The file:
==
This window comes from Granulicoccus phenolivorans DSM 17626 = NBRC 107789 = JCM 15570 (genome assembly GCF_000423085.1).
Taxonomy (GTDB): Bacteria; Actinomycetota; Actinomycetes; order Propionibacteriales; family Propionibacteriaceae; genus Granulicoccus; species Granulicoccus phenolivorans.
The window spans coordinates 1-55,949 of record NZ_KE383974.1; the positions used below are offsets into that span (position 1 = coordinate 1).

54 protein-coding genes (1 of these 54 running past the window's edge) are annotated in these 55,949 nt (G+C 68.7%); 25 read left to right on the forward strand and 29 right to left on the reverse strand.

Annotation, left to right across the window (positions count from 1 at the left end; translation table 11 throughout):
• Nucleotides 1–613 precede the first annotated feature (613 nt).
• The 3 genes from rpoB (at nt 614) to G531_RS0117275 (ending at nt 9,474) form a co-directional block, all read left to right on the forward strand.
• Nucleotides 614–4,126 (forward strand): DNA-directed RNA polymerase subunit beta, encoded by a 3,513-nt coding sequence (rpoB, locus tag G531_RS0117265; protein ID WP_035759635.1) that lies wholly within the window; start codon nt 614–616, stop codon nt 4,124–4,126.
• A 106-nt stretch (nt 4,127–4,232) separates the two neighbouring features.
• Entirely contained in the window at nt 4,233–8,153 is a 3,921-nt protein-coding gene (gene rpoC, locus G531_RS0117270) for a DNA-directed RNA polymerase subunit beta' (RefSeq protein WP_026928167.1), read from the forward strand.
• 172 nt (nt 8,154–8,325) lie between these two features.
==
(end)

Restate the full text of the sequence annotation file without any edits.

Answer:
This window comes from Granulicoccus phenolivorans DSM 17626 = NBRC 107789 = JCM 15570 (genome assembly GCF_000423085.1).
Taxonomy (GTDB): Bacteria; Actinomycetota; Actinomycetes; order Propionibacteriales; family Propionibacteriaceae; genus Granulicoccus; species Granulicoccus phenolivorans.
The window spans coordinates 1-55,949 of record NZ_KE383974.1; the positions used below are offsets into that span (position 1 = coordinate 1).

54 protein-coding genes (1 of these 54 running past the window's edge) are annotated in these 55,949 nt (G+C 68.7%); 25 read left to right on the forward strand and 29 right to left on the reverse strand.

Annotation, left to right across the window (positions count from 1 at the left end; translation table 11 throughout):
• Nucleotides 1–613 precede the first annotated feature (613 nt).
• The 3 genes from rpoB (at nt 614) to G531_RS0117275 (ending at nt 9,474) form a co-directional block, all read left to right on the forward strand.
• Nucleotides 614–4,126 (forward strand): DNA-directed RNA polymerase subunit beta, encoded by a 3,513-nt coding sequence (rpoB, locus tag G531_RS0117265; protein ID WP_035759635.1) that lies wholly within the window; start codon nt 614–616, stop codon nt 4,124–4,126.
• A 106-nt stretch (nt 4,127–4,232) separates the two neighbouring features.
• Entirely contained in the window at nt 4,233–8,153 is a 3,921-nt protein-coding gene (gene rpoC, locus G531_RS0117270) for a DNA-directed RNA polymerase subunit beta' (RefSeq protein WP_026928167.1), read from the forward strand.
• 172 nt (nt 8,154–8,325) lie between these two features.